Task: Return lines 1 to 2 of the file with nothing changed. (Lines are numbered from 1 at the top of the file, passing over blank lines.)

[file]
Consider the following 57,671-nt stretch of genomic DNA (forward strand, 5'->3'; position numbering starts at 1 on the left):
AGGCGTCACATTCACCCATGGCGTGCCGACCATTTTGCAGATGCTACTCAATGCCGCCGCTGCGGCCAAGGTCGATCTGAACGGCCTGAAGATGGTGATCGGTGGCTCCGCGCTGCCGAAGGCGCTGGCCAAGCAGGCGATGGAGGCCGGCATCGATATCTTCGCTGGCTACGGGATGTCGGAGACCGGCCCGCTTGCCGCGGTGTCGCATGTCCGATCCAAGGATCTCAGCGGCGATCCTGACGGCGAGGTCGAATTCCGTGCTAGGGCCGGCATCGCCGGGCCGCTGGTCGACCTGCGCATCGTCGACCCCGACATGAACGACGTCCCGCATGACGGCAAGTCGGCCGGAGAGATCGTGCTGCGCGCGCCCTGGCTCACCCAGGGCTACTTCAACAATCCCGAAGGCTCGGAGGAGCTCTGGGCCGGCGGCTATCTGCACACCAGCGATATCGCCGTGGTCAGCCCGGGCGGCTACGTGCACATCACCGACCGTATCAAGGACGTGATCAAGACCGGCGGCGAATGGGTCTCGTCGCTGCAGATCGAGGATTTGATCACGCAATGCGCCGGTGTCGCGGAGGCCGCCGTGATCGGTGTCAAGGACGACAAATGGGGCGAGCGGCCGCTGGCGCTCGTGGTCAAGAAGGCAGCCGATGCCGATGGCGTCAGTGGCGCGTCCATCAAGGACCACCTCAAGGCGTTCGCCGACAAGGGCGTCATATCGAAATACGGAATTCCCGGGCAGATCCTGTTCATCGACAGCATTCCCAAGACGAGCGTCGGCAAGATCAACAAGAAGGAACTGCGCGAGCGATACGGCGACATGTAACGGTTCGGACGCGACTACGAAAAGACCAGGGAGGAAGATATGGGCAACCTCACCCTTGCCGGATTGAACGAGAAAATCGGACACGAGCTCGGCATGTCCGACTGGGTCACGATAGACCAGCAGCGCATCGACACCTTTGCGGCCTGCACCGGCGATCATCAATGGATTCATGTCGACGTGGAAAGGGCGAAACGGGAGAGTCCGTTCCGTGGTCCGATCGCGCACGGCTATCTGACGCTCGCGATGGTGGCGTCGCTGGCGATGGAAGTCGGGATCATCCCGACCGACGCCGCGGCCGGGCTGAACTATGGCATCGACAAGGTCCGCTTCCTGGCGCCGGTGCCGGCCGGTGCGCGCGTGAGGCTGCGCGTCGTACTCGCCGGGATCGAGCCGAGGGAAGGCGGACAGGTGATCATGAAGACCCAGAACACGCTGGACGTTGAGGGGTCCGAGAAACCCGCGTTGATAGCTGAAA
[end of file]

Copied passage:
Consider the following 57,671-nt stretch of genomic DNA (forward strand, 5'->3'; position numbering starts at 1 on the left):
AGGCGTCACATTCACCCATGGCGTGCCGACCATTTTGCAGATGCTACTCAATGCCGCCGCTGCGGCCAAGGTCGATCTGAACGGCCTGAAGATGGTGATCGGTGGCTCCGCGCTGCCGAAGGCGCTGGCCAAGCAGGCGATGGAGGCCGGCATCGATATCTTCGCTGGCTACGGGATGTCGGAGACCGGCCCGCTTGCCGCGGTGTCGCATGTCCGATCCAAGGATCTCAGCGGCGATCCTGACGGCGAGGTCGAATTCCGTGCTAGGGCCGGCATCGCCGGGCCGCTGGTCGACCTGCGCATCGTCGACCCCGACATGAACGACGTCCCGCATGACGGCAAGTCGGCCGGAGAGATCGTGCTGCGCGCGCCCTGGCTCACCCAGGGCTACTTCAACAATCCCGAAGGCTCGGAGGAGCTCTGGGCCGGCGGCTATCTGCACACCAGCGATATCGCCGTGGTCAGCCCGGGCGGCTACGTGCACATCACCGACCGTATCAAGGACGTGATCAAGACCGGCGGCGAATGGGTCTCGTCGCTGCAGATCGAGGATTTGATCACGCAATGCGCCGGTGTCGCGGAGGCCGCCGTGATCGGTGTCAAGGACGACAAATGGGGCGAGCGGCCGCTGGCGCTCGTGGTCAAGAAGGCAGCCGATGCCGATGGCGTCAGTGGCGCGTCCATCAAGGACCACCTCAAGGCGTTCGCCGACAAGGGCGTCATATCGAAATACGGAATTCCCGGGCAGATCCTGTTCATCGACAGCATTCCCAAGACGAGCGTCGGCAAGATCAACAAGAAGGAACTGCGCGAGCGATACGGCGACATGTAACGGTTCGGACGCGACTACGAAAAGACCAGGGAGGAAGATATGGGCAACCTCACCCTTGCCGGATTGAACGAGAAAATCGGACACGAGCTCGGCATGTCCGACTGGGTCACGATAGACCAGCAGCGCATCGACACCTTTGCGGCCTGCACCGGCGATCATCAATGGATTCATGTCGACGTGGAAAGGGCGAAACGGGAGAGTCCGTTCCGTGGTCCGATCGCGCACGGCTATCTGACGCTCGCGATGGTGGCGTCGCTGGCGATGGAAGTCGGGATCATCCCGACCGACGCCGCGGCCGGGCTGAACTATGGCATCGACAAGGTCCGCTTCCTGGCGCCGGTGCCGGCCGGTGCGCGCGTGAGGCTGCGCGTCGTACTCGCCGGGATCGAGCCGAGGGAAGGCGGACAGGTGATCATGAAGACCCAGAACACGCTGGACGTTGAGGGGTCCGAGAAACCCGCGTTGATAGCTGAAA